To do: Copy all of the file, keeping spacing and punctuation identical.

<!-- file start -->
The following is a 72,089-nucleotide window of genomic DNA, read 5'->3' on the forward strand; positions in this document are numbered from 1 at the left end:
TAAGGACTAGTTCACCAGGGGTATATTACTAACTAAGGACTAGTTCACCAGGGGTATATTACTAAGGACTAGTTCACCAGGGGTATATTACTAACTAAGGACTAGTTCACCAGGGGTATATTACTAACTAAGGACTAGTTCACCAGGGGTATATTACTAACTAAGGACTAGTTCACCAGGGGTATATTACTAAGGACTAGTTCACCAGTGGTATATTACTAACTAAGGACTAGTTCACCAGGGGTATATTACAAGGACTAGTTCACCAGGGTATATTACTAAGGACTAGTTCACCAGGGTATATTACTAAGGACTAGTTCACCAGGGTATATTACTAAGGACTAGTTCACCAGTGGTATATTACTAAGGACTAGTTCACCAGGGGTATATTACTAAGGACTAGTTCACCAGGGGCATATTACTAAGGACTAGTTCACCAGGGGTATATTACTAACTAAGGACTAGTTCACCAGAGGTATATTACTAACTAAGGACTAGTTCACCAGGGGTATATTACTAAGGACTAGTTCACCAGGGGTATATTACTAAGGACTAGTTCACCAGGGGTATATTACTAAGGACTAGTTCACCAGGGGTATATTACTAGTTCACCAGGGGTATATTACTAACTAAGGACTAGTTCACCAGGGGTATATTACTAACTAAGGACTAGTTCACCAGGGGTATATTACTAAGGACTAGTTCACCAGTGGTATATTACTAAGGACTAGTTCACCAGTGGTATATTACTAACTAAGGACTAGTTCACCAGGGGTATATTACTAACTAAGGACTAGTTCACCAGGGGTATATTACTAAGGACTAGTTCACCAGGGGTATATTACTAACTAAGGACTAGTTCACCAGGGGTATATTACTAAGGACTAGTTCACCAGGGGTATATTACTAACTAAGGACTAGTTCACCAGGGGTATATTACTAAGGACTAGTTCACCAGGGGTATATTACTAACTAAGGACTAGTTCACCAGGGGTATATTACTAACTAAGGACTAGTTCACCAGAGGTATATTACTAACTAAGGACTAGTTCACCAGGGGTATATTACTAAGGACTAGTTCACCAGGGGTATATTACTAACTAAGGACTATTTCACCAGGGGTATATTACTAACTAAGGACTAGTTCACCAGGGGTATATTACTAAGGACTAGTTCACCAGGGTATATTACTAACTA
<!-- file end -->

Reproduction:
The following is a 72,089-nucleotide window of genomic DNA, read 5'->3' on the forward strand; positions in this document are numbered from 1 at the left end:
TAAGGACTAGTTCACCAGGGGTATATTACTAACTAAGGACTAGTTCACCAGGGGTATATTACTAAGGACTAGTTCACCAGGGGTATATTACTAACTAAGGACTAGTTCACCAGGGGTATATTACTAACTAAGGACTAGTTCACCAGGGGTATATTACTAACTAAGGACTAGTTCACCAGGGGTATATTACTAAGGACTAGTTCACCAGTGGTATATTACTAACTAAGGACTAGTTCACCAGGGGTATATTACAAGGACTAGTTCACCAGGGTATATTACTAAGGACTAGTTCACCAGGGTATATTACTAAGGACTAGTTCACCAGGGTATATTACTAAGGACTAGTTCACCAGTGGTATATTACTAAGGACTAGTTCACCAGGGGTATATTACTAAGGACTAGTTCACCAGGGGCATATTACTAAGGACTAGTTCACCAGGGGTATATTACTAACTAAGGACTAGTTCACCAGAGGTATATTACTAACTAAGGACTAGTTCACCAGGGGTATATTACTAAGGACTAGTTCACCAGGGGTATATTACTAAGGACTAGTTCACCAGGGGTATATTACTAAGGACTAGTTCACCAGGGGTATATTACTAGTTCACCAGGGGTATATTACTAACTAAGGACTAGTTCACCAGGGGTATATTACTAACTAAGGACTAGTTCACCAGGGGTATATTACTAAGGACTAGTTCACCAGTGGTATATTACTAAGGACTAGTTCACCAGTGGTATATTACTAACTAAGGACTAGTTCACCAGGGGTATATTACTAACTAAGGACTAGTTCACCAGGGGTATATTACTAAGGACTAGTTCACCAGGGGTATATTACTAACTAAGGACTAGTTCACCAGGGGTATATTACTAAGGACTAGTTCACCAGGGGTATATTACTAACTAAGGACTAGTTCACCAGGGGTATATTACTAAGGACTAGTTCACCAGGGGTATATTACTAACTAAGGACTAGTTCACCAGGGGTATATTACTAACTAAGGACTAGTTCACCAGAGGTATATTACTAACTAAGGACTAGTTCACCAGGGGTATATTACTAAGGACTAGTTCACCAGGGGTATATTACTAACTAAGGACTATTTCACCAGGGGTATATTACTAACTAAGGACTAGTTCACCAGGGGTATATTACTAAGGACTAGTTCACCAGGGTATATTACTAACTA